Last night was particularly rough and I was unable to sleep because I had a nasty seizure. It’s become par for the course as a 40-something patient with refractory temporal lobe epilepsy, diagnosed at 5-years-old. Since that time, there have been countless medications, two brain surgeries, and a VNS implant. Despite continued seizures, I am privileged to live a very big life.
I received an unexpected email from a colleague asking if I would share my story for the newly formed SAP coalition from leading advocacy organization TS Alliance, LGS Foundation, and Dravet Syndrome Foundation. My honest response, a laugh, and a muttered, “What SAP?” My 11-year-old, superstar daughter was sitting 5 feet away with the phone and mom’s magnet armed to stop any seizure activity that might rear its ugly face after a night of no sleep. I had taken the appropriate medication to avoid seizure clusters, but she was prepared to notify medical personnel if needed and was generously babysitting me so I could take a needed nap. Did I have a written SAP? Nope.
I have made a habit of telling co-workers, mentors, and the wonderful woman that drives me to medical appointments, the airport, and the university for work exactly what a seizure looks like and how to respond. However, I have neglected to write down a formal SAP and carry it with me. People are inherently good and upon learning that I have epilepsy usually respond, “What should I do if you have a seizure?” However, as I became responsible for my care (which paralleled the advent of technologies that I just might be too dependent on), the diligent time and care that a mother takes noting step-by-step guidelines for seizure response, medication lists, emergency numbers, and medical documentation to follow their child to school, camp, the ballpark, and sleepovers fell by the wayside. I will be the first to admit that mom took better care of me than I do of myself.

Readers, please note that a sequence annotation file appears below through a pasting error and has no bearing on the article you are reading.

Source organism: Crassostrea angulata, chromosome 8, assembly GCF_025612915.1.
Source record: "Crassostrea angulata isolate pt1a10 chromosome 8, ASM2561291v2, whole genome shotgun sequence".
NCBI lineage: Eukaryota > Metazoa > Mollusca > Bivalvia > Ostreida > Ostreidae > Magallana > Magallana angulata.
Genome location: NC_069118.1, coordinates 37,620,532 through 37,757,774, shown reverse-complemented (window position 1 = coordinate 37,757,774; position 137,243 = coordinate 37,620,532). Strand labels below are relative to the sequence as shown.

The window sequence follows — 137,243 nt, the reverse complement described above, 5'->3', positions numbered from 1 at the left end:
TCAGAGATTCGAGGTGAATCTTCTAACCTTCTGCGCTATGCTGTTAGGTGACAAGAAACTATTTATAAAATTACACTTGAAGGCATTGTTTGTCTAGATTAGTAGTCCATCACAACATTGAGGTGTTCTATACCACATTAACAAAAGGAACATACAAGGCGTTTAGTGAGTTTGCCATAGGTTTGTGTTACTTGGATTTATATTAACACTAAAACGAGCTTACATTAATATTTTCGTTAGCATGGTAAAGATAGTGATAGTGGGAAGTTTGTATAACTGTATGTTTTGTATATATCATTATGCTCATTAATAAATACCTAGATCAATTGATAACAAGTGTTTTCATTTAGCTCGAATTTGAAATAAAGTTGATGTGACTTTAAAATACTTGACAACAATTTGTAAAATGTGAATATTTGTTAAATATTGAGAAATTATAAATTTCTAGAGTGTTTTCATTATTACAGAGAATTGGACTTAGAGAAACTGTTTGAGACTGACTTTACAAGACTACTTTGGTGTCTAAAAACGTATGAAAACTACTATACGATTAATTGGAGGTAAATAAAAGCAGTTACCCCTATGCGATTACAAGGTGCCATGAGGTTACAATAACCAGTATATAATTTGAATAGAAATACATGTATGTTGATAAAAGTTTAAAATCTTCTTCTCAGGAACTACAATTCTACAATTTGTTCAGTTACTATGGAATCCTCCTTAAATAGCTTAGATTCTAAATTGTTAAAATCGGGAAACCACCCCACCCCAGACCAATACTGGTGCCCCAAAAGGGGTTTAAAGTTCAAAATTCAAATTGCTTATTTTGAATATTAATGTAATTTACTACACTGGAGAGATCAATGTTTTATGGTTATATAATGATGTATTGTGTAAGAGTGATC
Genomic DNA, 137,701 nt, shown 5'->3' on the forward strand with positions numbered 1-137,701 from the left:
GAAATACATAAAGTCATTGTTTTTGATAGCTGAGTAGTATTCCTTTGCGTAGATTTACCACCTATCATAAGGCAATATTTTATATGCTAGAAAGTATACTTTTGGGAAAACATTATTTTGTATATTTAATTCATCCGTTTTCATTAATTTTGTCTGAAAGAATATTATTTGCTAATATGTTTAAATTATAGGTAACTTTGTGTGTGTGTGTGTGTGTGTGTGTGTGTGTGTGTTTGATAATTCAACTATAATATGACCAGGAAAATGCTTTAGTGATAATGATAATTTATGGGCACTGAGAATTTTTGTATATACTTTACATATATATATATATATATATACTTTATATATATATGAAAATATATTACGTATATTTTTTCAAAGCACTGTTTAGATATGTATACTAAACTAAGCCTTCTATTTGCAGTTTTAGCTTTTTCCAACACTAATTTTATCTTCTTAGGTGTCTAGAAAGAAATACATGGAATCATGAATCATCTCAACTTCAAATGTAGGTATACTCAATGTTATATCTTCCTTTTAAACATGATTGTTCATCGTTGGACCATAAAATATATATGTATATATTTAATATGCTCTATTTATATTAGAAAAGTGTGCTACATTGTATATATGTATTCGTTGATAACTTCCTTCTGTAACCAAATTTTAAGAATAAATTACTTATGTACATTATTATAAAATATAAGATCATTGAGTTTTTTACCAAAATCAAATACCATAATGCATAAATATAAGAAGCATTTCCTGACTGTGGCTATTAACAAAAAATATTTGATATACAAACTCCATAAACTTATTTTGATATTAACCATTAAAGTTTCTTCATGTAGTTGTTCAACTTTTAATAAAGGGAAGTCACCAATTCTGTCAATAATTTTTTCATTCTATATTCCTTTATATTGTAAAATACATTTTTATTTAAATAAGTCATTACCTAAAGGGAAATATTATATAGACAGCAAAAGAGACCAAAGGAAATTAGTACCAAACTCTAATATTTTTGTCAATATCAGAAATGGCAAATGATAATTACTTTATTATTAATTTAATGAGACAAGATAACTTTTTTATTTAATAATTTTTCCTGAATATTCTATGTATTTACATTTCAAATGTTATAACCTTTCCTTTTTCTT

Who took up the slack for mom? My husband and 3 kids. They know how to handle a seizure and when it has become a medical emergency. I know better than to take for granted that I am surrounded by remarkable human beings. I asked my daughter what she thought about developing a SAP with my neurologists while she was keeping a watchful eye on me and she agreed that it would be helpful even though she’s, “got this.”
I would have benefited from an SAP, but wasn’t prepared several times:
-I have had seizures in lab and was with co-workers that weren’t aware of my condition on a few occasions. The SAP is not unlike the standard operating procedures we use for many lab activities. I am learning it is may boost others’ comfort level as well as my own.
-Sharing a SAP with airline staff would have helped flight crew and other passengers respond to the seizure I had in flight returning from a conference.
I am generally risk adverse, but do not limit myself, thus, a prepared SAP and a willingness to ask for help may only mean carrying the comprehensive document with me on my adventures. Thank you to the TS Alliance, LGS Foundation, and Dravet Syndrome Foundation for reminding me to refocus and remember that I should attempt to manage my care in a manner that mom would.